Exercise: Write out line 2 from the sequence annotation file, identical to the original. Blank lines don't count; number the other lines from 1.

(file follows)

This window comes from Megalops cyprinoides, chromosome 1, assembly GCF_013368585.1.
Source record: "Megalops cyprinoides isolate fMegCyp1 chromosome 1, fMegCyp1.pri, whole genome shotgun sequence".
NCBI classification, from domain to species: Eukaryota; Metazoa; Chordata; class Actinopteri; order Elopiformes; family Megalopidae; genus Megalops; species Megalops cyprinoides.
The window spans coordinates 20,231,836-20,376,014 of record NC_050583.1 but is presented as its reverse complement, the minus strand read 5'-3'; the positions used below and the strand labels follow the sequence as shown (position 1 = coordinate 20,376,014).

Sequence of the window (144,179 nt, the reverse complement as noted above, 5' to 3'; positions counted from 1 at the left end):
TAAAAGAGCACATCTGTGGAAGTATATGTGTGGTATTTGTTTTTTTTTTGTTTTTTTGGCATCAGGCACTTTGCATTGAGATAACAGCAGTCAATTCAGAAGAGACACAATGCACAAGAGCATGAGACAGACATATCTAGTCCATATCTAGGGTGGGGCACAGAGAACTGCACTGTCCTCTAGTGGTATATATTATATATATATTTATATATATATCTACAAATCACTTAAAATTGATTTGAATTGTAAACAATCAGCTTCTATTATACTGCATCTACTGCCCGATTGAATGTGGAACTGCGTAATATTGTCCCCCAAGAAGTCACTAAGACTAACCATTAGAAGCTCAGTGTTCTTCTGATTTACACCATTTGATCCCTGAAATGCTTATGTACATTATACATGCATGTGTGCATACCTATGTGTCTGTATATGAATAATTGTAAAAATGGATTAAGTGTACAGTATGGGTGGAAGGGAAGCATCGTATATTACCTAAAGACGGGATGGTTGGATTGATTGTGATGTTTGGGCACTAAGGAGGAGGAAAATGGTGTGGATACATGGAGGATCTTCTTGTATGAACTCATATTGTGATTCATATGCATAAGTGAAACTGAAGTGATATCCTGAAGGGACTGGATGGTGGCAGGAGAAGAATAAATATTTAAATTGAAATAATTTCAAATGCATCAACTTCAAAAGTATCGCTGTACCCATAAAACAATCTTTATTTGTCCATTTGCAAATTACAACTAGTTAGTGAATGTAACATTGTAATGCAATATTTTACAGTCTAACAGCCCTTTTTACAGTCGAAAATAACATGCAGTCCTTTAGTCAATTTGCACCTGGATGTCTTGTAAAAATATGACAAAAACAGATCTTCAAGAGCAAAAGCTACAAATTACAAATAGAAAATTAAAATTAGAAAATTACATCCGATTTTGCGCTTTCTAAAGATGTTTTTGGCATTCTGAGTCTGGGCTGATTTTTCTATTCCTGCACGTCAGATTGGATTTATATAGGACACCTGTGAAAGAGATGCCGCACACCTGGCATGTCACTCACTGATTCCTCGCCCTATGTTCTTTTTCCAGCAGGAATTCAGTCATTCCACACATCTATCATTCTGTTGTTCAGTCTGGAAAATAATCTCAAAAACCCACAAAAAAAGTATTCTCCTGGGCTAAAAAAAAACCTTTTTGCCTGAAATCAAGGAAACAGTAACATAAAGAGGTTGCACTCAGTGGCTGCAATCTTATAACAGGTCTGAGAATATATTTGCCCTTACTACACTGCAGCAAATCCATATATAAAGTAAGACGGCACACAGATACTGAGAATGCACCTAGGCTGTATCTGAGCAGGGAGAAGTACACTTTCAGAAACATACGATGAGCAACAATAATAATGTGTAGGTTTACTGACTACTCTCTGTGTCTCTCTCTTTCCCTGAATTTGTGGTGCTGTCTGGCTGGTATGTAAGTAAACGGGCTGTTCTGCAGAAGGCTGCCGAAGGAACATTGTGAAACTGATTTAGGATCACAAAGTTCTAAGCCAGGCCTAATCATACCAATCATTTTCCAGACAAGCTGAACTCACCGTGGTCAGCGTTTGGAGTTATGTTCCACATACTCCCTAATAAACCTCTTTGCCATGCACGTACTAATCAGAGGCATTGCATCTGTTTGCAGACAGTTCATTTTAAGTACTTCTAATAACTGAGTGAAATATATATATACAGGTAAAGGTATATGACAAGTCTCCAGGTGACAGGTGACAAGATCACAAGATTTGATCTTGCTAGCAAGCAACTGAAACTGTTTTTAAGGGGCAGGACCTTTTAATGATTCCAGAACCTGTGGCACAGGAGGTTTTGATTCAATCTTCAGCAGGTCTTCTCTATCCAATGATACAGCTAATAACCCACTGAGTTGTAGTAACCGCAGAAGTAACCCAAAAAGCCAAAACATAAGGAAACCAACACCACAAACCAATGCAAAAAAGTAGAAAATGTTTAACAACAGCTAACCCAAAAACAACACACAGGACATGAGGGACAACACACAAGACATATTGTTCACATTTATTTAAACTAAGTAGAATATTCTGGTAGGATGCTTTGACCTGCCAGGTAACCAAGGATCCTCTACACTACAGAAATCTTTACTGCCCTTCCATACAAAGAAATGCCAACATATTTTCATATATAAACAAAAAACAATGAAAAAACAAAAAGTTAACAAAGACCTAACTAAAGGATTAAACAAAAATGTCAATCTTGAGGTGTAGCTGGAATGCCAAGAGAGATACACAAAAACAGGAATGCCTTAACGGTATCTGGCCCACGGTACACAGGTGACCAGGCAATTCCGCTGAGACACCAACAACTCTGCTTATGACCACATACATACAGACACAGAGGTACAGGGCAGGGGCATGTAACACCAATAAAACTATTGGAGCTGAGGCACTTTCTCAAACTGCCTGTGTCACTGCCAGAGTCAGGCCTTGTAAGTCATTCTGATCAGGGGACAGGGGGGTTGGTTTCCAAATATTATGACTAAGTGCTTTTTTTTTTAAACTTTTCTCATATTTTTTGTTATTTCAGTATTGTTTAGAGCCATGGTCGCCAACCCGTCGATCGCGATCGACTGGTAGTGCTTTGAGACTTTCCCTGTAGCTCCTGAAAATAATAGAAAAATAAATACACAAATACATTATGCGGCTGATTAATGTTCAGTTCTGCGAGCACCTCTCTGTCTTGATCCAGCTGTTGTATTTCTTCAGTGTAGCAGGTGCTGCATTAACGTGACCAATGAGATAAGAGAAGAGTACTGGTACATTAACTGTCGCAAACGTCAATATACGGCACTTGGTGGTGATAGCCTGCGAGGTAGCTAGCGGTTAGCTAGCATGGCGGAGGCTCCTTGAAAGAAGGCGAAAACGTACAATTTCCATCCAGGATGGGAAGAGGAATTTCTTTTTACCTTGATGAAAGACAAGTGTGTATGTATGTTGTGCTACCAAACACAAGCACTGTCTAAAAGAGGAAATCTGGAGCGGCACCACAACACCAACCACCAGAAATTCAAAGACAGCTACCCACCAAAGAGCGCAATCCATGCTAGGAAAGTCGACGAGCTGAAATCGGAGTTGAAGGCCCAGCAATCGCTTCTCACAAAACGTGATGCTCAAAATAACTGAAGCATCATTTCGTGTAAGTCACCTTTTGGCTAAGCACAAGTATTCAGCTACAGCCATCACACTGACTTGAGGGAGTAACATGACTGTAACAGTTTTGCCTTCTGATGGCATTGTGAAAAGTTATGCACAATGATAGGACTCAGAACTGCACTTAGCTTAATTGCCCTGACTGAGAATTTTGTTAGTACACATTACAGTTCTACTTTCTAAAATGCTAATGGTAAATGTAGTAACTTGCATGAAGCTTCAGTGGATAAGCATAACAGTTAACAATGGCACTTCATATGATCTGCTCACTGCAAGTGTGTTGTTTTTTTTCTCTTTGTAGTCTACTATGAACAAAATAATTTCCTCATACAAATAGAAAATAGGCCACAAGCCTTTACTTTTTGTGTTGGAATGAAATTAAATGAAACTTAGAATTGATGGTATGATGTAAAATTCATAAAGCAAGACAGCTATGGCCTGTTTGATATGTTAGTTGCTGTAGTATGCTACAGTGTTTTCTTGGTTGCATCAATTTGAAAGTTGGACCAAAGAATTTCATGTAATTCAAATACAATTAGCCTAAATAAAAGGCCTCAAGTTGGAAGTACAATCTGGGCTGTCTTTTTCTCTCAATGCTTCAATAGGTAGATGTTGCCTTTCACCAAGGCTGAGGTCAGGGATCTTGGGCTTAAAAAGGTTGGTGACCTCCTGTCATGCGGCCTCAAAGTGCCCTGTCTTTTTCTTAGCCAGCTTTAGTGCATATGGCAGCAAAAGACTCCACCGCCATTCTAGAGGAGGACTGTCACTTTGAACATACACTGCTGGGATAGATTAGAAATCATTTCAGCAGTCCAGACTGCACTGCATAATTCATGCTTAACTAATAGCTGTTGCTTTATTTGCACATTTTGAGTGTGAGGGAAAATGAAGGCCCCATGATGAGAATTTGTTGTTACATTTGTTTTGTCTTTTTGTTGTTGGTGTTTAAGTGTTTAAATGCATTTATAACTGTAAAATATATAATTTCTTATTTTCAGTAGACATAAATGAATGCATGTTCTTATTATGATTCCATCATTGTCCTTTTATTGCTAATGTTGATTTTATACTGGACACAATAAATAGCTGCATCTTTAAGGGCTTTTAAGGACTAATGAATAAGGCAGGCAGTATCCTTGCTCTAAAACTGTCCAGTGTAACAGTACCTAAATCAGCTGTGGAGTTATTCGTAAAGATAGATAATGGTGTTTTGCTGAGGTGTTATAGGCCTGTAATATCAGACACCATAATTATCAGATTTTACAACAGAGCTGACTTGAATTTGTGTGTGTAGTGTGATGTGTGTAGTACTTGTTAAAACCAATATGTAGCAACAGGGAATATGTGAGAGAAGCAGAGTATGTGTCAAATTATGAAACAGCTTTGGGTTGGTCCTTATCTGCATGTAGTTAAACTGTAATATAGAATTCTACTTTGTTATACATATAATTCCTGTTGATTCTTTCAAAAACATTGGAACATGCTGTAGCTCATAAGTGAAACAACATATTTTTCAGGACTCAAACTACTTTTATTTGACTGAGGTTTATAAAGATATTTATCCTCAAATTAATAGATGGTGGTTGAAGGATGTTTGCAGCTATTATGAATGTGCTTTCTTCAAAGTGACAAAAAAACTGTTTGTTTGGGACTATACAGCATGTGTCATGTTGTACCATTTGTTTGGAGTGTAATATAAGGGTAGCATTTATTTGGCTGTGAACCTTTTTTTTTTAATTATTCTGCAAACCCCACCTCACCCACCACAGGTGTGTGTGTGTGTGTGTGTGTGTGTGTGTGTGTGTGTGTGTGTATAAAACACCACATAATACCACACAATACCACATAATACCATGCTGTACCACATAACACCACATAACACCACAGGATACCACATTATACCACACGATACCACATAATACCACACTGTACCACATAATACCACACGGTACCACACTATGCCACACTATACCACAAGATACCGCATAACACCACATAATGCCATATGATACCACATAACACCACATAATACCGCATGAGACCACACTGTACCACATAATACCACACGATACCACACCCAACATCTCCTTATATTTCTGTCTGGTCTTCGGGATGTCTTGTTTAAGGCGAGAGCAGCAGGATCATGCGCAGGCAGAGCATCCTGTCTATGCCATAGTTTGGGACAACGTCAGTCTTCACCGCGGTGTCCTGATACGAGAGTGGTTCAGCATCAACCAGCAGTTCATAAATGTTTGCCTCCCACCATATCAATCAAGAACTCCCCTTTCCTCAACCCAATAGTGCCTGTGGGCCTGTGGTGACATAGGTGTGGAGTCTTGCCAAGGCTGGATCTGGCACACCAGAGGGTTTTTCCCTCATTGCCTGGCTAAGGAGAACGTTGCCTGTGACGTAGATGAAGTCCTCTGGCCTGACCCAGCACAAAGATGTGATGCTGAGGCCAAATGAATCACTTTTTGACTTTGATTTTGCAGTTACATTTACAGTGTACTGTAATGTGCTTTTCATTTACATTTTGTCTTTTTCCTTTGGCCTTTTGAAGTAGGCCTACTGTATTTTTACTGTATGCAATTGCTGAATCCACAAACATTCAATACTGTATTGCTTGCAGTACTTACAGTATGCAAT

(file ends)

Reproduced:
Source record: "Megalops cyprinoides isolate fMegCyp1 chromosome 1, fMegCyp1.pri, whole genome shotgun sequence".